Next, look to overall risk in the loan from a title standpoint. Some include:
- Short term versus long term. Generally, a shorter-term loan is going to be less risky than a longer term loan since there will be a shorter time period for issues to occur within.
- Bridge loan versus rehab versus rental. If there will be only a single disbursement of loan proceeds, and/or no tenants or occupants, then there will again be less risk for title issues to occur.
- Prior rehab work. If the property needs rehab work to be done, but you can determine (through an affidavit of the owner/seller, or otherwise) that no work has been done by a contractor in at least the most recent 90 days, or paid receipts can be shown for such work that has been done, then the likelihood of potential mechanic’s liens is reduced.
- Nature of the property and prior ownership. If the property is a single family home in a quiet neighborhood which was owned for 40 years by the prior owner without issue, then the likelihood of title issues are reduced.
- Plats, surveys, and sketches. If an official recent survey is not available, check the land records for the recorded plat, or a sketch which may be found in an appraisal. These can help identify whether the permanent improvements on the property are safely within the lot lines, heading off potential encroachment issues.
- Real estate taxes and assessments. Make sure that real estate taxes and any public or private assessments for all past installments, the current installment, and perhaps the next installment are paid in full. If these are either proven to be paid by proper documentation or can be paid at the closing, risk of a lien that can take priority over your mortgage or deed of trust is greatly reduced.
The lower the title risk, the more amenable you can be to obtaining a CLTA or Standard Coverage policy. Title risks should always be considered during loan underwriting, even when obtaining the most robust policies. Obtaining a less robust policy, like the CLTA or Standard Coverage, on the other hand simply means you are internalizing the more of the risk, though not all. If the over all risk is lower, then internalizing it shouldn’t be a deal killer.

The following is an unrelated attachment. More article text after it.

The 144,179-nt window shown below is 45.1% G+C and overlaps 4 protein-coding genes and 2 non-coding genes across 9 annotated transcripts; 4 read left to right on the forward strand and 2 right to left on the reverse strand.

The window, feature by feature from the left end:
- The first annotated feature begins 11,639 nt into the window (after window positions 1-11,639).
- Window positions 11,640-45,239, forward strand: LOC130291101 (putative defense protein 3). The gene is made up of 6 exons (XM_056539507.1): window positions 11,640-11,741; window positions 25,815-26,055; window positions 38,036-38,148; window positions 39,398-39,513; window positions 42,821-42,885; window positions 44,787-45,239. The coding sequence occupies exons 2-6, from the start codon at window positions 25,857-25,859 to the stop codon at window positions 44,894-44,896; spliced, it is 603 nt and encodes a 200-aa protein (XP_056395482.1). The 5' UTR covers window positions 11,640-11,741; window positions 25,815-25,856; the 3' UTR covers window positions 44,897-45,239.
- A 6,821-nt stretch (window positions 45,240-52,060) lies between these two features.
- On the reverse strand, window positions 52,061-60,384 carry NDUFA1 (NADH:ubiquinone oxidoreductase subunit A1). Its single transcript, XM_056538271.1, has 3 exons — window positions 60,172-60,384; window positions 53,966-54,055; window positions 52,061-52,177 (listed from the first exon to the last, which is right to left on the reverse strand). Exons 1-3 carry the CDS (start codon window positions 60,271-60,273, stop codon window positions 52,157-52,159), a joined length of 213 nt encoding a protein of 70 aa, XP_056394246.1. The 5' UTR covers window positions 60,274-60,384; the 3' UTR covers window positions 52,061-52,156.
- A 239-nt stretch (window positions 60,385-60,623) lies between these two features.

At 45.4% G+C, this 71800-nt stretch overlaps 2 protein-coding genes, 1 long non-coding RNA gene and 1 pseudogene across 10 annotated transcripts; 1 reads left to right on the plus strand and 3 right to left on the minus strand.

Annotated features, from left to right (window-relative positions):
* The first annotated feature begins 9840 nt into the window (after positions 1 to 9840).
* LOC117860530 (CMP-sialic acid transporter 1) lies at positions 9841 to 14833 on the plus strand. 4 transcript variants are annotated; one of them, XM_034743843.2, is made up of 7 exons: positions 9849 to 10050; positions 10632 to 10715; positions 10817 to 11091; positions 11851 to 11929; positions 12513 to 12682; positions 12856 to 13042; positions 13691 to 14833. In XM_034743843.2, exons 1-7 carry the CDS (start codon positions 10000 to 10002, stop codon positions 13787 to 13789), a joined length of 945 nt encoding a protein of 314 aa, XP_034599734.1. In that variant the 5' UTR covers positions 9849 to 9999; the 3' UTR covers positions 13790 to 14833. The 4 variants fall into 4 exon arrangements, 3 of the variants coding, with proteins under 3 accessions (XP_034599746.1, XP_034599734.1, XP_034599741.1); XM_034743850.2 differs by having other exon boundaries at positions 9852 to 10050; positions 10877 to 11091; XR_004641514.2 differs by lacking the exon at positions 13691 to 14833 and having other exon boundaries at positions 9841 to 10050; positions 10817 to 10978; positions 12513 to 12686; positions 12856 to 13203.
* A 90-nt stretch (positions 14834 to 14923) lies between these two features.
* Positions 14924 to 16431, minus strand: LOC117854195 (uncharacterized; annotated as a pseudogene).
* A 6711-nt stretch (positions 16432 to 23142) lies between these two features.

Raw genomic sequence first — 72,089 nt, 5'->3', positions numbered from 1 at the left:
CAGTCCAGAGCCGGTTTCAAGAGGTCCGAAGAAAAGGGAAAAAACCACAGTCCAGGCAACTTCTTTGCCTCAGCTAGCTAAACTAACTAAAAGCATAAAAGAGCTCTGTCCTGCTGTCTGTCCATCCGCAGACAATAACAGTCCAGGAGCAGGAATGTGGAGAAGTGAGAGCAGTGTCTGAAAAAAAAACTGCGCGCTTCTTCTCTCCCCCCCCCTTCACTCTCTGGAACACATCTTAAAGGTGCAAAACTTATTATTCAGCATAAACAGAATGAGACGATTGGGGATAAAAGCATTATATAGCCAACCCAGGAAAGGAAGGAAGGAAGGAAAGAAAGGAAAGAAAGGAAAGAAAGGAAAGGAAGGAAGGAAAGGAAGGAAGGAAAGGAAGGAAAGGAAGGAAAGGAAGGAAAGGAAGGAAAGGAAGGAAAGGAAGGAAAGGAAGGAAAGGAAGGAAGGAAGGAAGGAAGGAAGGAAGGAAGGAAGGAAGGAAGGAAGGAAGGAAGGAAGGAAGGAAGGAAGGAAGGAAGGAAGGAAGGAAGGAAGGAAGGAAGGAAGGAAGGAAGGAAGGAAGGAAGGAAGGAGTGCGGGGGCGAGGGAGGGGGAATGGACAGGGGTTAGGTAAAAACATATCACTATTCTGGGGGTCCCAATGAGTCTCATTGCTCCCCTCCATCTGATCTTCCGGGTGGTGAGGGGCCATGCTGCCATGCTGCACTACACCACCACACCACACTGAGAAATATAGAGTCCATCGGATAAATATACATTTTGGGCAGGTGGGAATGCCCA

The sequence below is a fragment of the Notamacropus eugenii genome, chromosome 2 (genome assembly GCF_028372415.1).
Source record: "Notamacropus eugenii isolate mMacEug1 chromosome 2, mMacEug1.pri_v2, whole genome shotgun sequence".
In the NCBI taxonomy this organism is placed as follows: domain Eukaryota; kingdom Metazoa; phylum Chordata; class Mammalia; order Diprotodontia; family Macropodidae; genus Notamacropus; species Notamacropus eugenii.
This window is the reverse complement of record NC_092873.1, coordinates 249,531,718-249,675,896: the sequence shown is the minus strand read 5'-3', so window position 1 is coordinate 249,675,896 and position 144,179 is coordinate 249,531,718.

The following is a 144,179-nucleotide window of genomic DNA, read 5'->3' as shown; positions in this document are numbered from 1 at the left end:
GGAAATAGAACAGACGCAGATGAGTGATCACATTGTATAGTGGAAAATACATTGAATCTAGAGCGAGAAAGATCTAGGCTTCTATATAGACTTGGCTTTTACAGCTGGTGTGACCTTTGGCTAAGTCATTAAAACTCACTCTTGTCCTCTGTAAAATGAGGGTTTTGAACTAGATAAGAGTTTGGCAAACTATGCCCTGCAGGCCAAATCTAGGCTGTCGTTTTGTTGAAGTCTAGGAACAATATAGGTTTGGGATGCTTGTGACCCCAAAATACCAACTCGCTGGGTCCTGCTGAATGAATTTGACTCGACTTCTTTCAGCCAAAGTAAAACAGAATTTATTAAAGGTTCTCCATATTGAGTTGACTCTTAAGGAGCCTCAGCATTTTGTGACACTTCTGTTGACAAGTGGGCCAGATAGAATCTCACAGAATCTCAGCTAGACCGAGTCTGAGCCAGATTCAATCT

If you find, however, that the risk is too great for a CLTA or Standard Coverage policy, or that contractual obligations require you obtain greater coverage then switching title companies may be the only way forward. Occasionally, mentioning to the existing title company of your willingness to switch may spur them to change their mind, but switching may be the best option in these circumstances.
Looking Forward – ALTA 2021
ALTA has made significant revisions to their policies in 2021, which are now known as the “2021 ALTA Policy”. Since the majority of policies still issued are the 2006 ALTA Policy, this article has used them as the basis of comparison – though little has changed for 2021 that would alter the analysis above. For further information on these revisions please see our prior publication on the subject at https://geracilawfirm.com/alta-2021-replaces-alta-2006-what-lenders-need-to-know/.
Obtaining a CLTA or Standard Coverage title policy is much, much better than not having a policy at all. They cover the most common title issues and offer significant protection. They are more or less adequate for the majority of real estate transactions. However, we continue to recommend the broadest protection possible of an ALTA Expanded Coverage policy, as well as a few standard endorsements and additional deal-specific or property-specific endorsements.
The attorneys at Geraci’s Banking and Finance department are always happy to discuss this topic and many more should you have further questions or require representation.
 The reader should note that unless otherwise noted, the coverages, exclusions, and exceptions may not be a full list. Likewise, they are not copied verbatim for purposes of brevity and ease of understanding. Each policy may also list any of these items in a different order or use slightly different phrasing and are further subject to substantial differences in several states.